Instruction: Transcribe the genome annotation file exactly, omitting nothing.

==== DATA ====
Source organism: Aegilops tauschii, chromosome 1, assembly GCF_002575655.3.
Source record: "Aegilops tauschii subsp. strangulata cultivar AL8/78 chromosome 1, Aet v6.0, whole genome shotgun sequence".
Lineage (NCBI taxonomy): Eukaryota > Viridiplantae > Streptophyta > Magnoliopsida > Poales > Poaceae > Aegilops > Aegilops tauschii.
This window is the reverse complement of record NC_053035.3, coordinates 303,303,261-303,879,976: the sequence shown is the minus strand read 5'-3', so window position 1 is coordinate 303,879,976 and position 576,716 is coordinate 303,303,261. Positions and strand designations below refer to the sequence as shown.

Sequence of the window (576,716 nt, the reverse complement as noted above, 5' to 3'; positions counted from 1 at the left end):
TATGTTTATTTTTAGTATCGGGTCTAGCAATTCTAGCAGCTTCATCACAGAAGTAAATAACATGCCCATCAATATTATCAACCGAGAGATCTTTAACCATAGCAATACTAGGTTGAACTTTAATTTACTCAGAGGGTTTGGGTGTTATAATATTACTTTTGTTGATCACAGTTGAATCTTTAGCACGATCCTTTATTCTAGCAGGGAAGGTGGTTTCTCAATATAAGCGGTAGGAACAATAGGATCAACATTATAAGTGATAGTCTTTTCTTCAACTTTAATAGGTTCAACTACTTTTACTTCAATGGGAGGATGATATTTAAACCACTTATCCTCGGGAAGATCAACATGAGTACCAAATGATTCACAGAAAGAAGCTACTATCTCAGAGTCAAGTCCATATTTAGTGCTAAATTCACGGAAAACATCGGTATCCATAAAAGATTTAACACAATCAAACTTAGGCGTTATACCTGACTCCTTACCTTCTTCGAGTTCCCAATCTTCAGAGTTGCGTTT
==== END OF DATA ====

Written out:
Source organism: Aegilops tauschii, chromosome 1, assembly GCF_002575655.3.
Source record: "Aegilops tauschii subsp. strangulata cultivar AL8/78 chromosome 1, Aet v6.0, whole genome shotgun sequence".
Lineage (NCBI taxonomy): Eukaryota > Viridiplantae > Streptophyta > Magnoliopsida > Poales > Poaceae > Aegilops > Aegilops tauschii.
This window is the reverse complement of record NC_053035.3, coordinates 303,303,261-303,879,976: the sequence shown is the minus strand read 5'-3', so window position 1 is coordinate 303,879,976 and position 576,716 is coordinate 303,303,261. Positions and strand designations below refer to the sequence as shown.

Sequence of the window (576,716 nt, the reverse complement as noted above, 5' to 3'; positions counted from 1 at the left end):
TATGTTTATTTTTAGTATCGGGTCTAGCAATTCTAGCAGCTTCATCACAGAAGTAAATAACATGCCCATCAATATTATCAACCGAGAGATCTTTAACCATAGCAATACTAGGTTGAACTTTAATTTACTCAGAGGGTTTGGGTGTTATAATATTACTTTTGTTGATCACAGTTGAATCTTTAGCACGATCCTTTATTCTAGCAGGGAAGGTGGTTTCTCAATATAAGCGGTAGGAACAATAGGATCAACATTATAAGTGATAGTCTTTTCTTCAACTTTAATAGGTTCAACTACTTTTACTTCAATGGGAGGATGATATTTAAACCACTTATCCTCGGGAAGATCAACATGAGTACCAAATGATTCACAGAAAGAAGCTACTATCTCAGAGTCAAGTCCATATTTAGTGCTAAATTCACGGAAAACATCGGTATCCATAAAAGATTTAACACAATCAAACTTAGGCGTTATACCTGACTCCTTACCTTCTTCGAGTTCCCAATCTTCAGAGTTGCGTTT